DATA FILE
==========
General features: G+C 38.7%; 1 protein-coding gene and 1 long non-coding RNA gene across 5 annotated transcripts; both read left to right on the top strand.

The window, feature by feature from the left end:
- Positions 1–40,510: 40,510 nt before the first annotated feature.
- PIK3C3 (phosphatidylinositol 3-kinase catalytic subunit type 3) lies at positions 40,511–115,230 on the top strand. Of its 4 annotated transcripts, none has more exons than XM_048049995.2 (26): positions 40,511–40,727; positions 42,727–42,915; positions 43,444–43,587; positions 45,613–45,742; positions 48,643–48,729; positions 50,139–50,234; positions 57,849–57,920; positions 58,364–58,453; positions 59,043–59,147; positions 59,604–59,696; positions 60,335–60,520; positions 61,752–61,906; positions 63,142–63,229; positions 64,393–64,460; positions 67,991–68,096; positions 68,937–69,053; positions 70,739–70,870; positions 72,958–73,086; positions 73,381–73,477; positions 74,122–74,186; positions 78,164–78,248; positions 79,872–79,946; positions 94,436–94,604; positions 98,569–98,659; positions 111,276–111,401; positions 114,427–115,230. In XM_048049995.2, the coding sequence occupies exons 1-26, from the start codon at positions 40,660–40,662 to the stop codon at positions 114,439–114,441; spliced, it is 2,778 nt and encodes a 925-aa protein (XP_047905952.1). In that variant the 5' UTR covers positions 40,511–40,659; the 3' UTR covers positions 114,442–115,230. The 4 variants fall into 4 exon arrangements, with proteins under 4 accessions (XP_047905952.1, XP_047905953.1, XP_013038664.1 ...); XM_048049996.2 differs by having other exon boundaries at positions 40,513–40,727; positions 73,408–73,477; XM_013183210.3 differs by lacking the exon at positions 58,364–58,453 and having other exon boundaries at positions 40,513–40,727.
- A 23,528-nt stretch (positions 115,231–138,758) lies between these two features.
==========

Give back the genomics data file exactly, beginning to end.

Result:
General features: G+C 38.7%; 1 protein-coding gene and 1 long non-coding RNA gene across 5 annotated transcripts; both read left to right on the top strand.

The window, feature by feature from the left end:
- Positions 1–40,510: 40,510 nt before the first annotated feature.
- PIK3C3 (phosphatidylinositol 3-kinase catalytic subunit type 3) lies at positions 40,511–115,230 on the top strand. Of its 4 annotated transcripts, none has more exons than XM_048049995.2 (26): positions 40,511–40,727; positions 42,727–42,915; positions 43,444–43,587; positions 45,613–45,742; positions 48,643–48,729; positions 50,139–50,234; positions 57,849–57,920; positions 58,364–58,453; positions 59,043–59,147; positions 59,604–59,696; positions 60,335–60,520; positions 61,752–61,906; positions 63,142–63,229; positions 64,393–64,460; positions 67,991–68,096; positions 68,937–69,053; positions 70,739–70,870; positions 72,958–73,086; positions 73,381–73,477; positions 74,122–74,186; positions 78,164–78,248; positions 79,872–79,946; positions 94,436–94,604; positions 98,569–98,659; positions 111,276–111,401; positions 114,427–115,230. In XM_048049995.2, the coding sequence occupies exons 1-26, from the start codon at positions 40,660–40,662 to the stop codon at positions 114,439–114,441; spliced, it is 2,778 nt and encodes a 925-aa protein (XP_047905952.1). In that variant the 5' UTR covers positions 40,511–40,659; the 3' UTR covers positions 114,442–115,230. The 4 variants fall into 4 exon arrangements, with proteins under 4 accessions (XP_047905952.1, XP_047905953.1, XP_013038664.1 ...); XM_048049996.2 differs by having other exon boundaries at positions 40,513–40,727; positions 73,408–73,477; XM_013183210.3 differs by lacking the exon at positions 58,364–58,453 and having other exon boundaries at positions 40,513–40,727.
- A 23,528-nt stretch (positions 115,231–138,758) lies between these two features.